You can send your IRS audit reconsideration paperwork directly to the address that appears on your Examination Report (the original audit results). If the address is not shown, locate your region’s office below, or call one of the provided toll-free numbers:


  • Andover Campus

Internal Revenue Service

P.O. Box 9053 Stop 823

Andover, MA 01810-0953

Phone 1-866-897-0177

  • Atlanta Campus

Internal Revenue Service

P.O. Box 47-421 Stop 54A

Doraville, GA 30362

Phone 1-866-897-0177

  • Austin Campus

Internal Revenue Service

P.O. Box 934 Stop 4103

Austin, TX 78767

Phone 1-866-897-0177

  • Brookhaven Campus

Internal Revenue Service

P.O. Box 9005 Stop 611,

Team 406

Holtsville, NY 11742

Phone 1-866- 897-0161

  • Cincinnati Campus

Internal Revenue Service


P.O. Box 308 Stop 8202

Covington, KY 41012

Phone 1-866-897-0161

  • Kansas City Campus

Internal Revenue Service

P3 Stop 4200

Kansas City, MO 64999

Phone 1-866-897-0177

  • Fresno Campus

Internal Revenue Service

P.O. Box 12067 Stop 82206

Fresno, CA 93776

Phone 1-866-897-0177

  • Memphis Campus

Internal Revenue Service

P.O. Box 30086 Stop 8236

Memphis, TN 38130-0086

Phone 1-866-897-0161

  • Ogden Campus

Internal Revenue Service

P.O. Box 9036 Stop 4440

Ogden, UT 84201

Phone 1-866-897-0161

  • Philadelphia Campus

Internal Revenue Service

Exam Recon, M/S 4-E08-141

2970 Market Street

Philadelphia, PA 19104

Phone 1-866-897-0161

How will I know if my audit reconsideration is accepted?

Your reconsideration request will be accepted if:

  • You provide information that the IRS has not considered previously
  • You filed a return after the IRS completed a return for you
  • You believe the IRS made a computational or processing error in assessing your tax
  • The liability is unpaid or credits are denied

Conversely, your IRS audit reconsideration request may be denied if: 

  • You have already submitted a reconsideration request and did not provide any additional information with the current request that would change the results of the audit.
  • The results were concluded as a result of a closing agreement entered into under Sec. 7121 using Form 906, Closing Agreements on Final Determination Covering Specific Matters, and/or Form 866, Agreement as to Final Determination of Tax Liability.
  • The audit assessment was made as a result of a compromise under Sec. 7122.
  • The audit assessment was made as the result of final TEFRA administrative procedures.
  • The assessment was made as a result of the taxpayer entering into an agreement on Form 870-AD, Offer of Waiver of Restrictions on Assessment and Collection of Deficiency in Tax.
  • The Tax Court has submitted a decision that has become final, or a district court or the Court of Federal Claims has made a final decision.

How long will it take before I receive an answer to my request?

The IRS estimates that taxpayers who file for audit reconsideration will receive a response within 30 days after submitting their request.

What happens next? 

If you are currently on an installment agreement or other repayment plan for an outstanding tax, continue to make payments while you wait for a response from the IRS.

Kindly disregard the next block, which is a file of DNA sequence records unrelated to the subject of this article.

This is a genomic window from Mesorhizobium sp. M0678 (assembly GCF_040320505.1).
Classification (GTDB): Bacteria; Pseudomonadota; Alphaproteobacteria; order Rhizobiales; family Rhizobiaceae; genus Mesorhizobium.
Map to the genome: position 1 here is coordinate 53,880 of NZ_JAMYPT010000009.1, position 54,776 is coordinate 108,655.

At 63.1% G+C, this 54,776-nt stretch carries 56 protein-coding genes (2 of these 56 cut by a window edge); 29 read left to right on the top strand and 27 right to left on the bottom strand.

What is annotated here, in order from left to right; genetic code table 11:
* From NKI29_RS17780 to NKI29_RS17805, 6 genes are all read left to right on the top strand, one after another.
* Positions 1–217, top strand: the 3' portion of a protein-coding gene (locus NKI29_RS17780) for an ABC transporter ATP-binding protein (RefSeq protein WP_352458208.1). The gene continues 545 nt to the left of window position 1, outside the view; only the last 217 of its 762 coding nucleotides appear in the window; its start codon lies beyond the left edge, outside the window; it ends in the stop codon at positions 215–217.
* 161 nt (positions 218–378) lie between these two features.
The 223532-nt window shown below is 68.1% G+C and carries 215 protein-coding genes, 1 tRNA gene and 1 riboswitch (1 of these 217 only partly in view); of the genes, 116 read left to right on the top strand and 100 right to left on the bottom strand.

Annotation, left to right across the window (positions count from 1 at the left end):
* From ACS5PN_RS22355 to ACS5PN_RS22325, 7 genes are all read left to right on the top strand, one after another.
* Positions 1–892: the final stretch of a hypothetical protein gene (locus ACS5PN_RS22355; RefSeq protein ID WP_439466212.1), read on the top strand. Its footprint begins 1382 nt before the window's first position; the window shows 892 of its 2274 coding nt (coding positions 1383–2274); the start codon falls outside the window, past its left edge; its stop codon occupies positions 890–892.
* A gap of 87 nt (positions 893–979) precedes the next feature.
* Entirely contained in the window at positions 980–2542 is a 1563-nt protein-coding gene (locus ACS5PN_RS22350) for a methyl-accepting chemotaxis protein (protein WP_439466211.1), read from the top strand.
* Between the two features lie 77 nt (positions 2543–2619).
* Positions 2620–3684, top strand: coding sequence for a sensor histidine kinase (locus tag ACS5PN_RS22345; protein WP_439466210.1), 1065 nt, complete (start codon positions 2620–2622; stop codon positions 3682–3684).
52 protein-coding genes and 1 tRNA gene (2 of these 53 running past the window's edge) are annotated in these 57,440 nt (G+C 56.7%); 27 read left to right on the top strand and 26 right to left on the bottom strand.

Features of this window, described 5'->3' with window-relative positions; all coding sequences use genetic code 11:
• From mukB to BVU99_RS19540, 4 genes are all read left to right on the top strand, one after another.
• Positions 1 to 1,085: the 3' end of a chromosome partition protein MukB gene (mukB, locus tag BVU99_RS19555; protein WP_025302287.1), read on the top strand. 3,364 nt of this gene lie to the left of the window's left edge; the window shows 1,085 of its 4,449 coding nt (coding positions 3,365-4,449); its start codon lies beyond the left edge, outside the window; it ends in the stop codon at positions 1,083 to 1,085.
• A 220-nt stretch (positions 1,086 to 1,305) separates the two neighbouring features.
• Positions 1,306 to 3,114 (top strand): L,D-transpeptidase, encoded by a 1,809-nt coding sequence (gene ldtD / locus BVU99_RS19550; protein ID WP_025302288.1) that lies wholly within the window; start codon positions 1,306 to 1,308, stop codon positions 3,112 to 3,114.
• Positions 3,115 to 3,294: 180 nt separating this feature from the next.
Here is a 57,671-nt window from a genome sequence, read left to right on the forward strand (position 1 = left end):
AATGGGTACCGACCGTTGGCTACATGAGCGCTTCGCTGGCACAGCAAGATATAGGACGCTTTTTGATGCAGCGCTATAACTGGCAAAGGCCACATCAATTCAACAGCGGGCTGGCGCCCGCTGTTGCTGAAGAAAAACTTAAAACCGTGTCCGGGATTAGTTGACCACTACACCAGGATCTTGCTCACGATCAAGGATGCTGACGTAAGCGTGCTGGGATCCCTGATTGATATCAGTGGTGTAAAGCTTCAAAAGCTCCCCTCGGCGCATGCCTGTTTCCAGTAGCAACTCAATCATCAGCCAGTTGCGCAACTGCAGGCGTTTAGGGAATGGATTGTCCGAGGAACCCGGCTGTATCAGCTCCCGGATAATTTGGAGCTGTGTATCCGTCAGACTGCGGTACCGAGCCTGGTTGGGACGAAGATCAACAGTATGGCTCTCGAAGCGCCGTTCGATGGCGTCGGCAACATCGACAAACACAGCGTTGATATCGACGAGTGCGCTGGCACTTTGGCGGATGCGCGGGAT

After the IRS has reviewed your request, they will inform you of one of the following:

  • They have accepted the information you provided in your audit reconsideration and as a result, will abate (remove) the tax assessed.
  • They have accepted your information in part and will partially reduce the tax assessed.
  • Your information did not support your claim and the IRS is unable to eliminate the tax assessed.

If you disagree with the results of the IRS’ reconsideration, here are your options:

  • Request an Appeals Conference.
  • Pay the amount due in full and file a formal claim.
  • Do nothing; the IRS will send you a bill for the amount due.

If you still owe the IRS after you’ve received your results, you can pay using any of the following payment methods:

    • By mail: You can pay your bill in full by mailing a check or money order to the address provided on your bill. Checks should be made payable to “United States Treasury”.
  • Credit or debit: Pay your bill by either credit or debt over the phone or by using the IRS website’s e-pay feature. 
  • Electronic Federal Tax Payment System: EFTPS allows you to submit and schedule a variety of payments to the IRS.
  • Installment agreement: An installment agreement allows taxpayers to reconcile their tax debt with the IRS by completing manageable monthly payments rather than having to pay a large lump sum upfront. 
  • Offer in compromise: An offer in compromise (OIC) is an agreement between a taxpayer and the IRS that authorizes the taxpayer to settle their tax debt for less than the original amount owed.

In addition to the above payment methods, the IRS may instead choose to temporarily delay collections or encourage you to get help with unresolved tax problems and hardships. If they temporarily delay collections, it’s important to note that they will evaluate your ability to pay from time to time — you can be certain that they will demand the amount later on down the road through whatever means possible, including tax liens and levies. 

How Community Tax Can Help

Navigating an initial IRS audit is one thing, but contesting the results of your audit by filing a request for reconsideration is an entirely different hurdle. From interpreting the results of an audit to identifying errors or inconsistencies, our team is here to help every step of the way.

Once we’ve had a chance to review the initial audit results, we can do a deep-dive to locate new information that can work to support your claim. From there, our tax professionals are fully prepared to represent you in front of the IRS to attain the most favorable audit reconsideration outcome possible. Contact us today to learn how Community Tax can prepare your taxes, resolve tax problems, and more.